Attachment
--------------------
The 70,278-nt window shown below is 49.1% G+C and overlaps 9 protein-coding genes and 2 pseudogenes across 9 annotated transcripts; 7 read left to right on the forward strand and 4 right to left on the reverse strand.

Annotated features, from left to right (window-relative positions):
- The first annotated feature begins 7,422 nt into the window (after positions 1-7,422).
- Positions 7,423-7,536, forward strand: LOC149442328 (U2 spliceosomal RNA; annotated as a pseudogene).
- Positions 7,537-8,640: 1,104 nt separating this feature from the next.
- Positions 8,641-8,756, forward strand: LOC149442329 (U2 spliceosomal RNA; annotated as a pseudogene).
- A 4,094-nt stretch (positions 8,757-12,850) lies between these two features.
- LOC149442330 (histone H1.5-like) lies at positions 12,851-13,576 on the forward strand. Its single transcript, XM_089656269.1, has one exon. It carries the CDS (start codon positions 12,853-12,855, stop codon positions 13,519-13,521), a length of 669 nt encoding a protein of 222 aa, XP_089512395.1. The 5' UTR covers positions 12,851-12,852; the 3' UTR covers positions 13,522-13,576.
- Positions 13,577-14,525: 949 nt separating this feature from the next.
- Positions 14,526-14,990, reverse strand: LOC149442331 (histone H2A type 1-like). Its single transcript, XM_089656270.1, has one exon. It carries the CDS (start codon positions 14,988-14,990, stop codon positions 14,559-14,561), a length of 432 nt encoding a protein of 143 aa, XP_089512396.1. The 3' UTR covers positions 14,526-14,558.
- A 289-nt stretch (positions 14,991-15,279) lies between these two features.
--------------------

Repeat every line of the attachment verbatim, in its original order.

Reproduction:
The 70,278-nt window shown below is 49.1% G+C and overlaps 9 protein-coding genes and 2 pseudogenes across 9 annotated transcripts; 7 read left to right on the forward strand and 4 right to left on the reverse strand.

Annotated features, from left to right (window-relative positions):
- The first annotated feature begins 7,422 nt into the window (after positions 1-7,422).
- Positions 7,423-7,536, forward strand: LOC149442328 (U2 spliceosomal RNA; annotated as a pseudogene).
- Positions 7,537-8,640: 1,104 nt separating this feature from the next.
- Positions 8,641-8,756, forward strand: LOC149442329 (U2 spliceosomal RNA; annotated as a pseudogene).
- A 4,094-nt stretch (positions 8,757-12,850) lies between these two features.
- LOC149442330 (histone H1.5-like) lies at positions 12,851-13,576 on the forward strand. Its single transcript, XM_089656269.1, has one exon. It carries the CDS (start codon positions 12,853-12,855, stop codon positions 13,519-13,521), a length of 669 nt encoding a protein of 222 aa, XP_089512395.1. The 5' UTR covers positions 12,851-12,852; the 3' UTR covers positions 13,522-13,576.
- Positions 13,577-14,525: 949 nt separating this feature from the next.
- Positions 14,526-14,990, reverse strand: LOC149442331 (histone H2A type 1-like). Its single transcript, XM_089656270.1, has one exon. It carries the CDS (start codon positions 14,988-14,990, stop codon positions 14,559-14,561), a length of 432 nt encoding a protein of 143 aa, XP_089512396.1. The 3' UTR covers positions 14,526-14,558.
- A 289-nt stretch (positions 14,991-15,279) lies between these two features.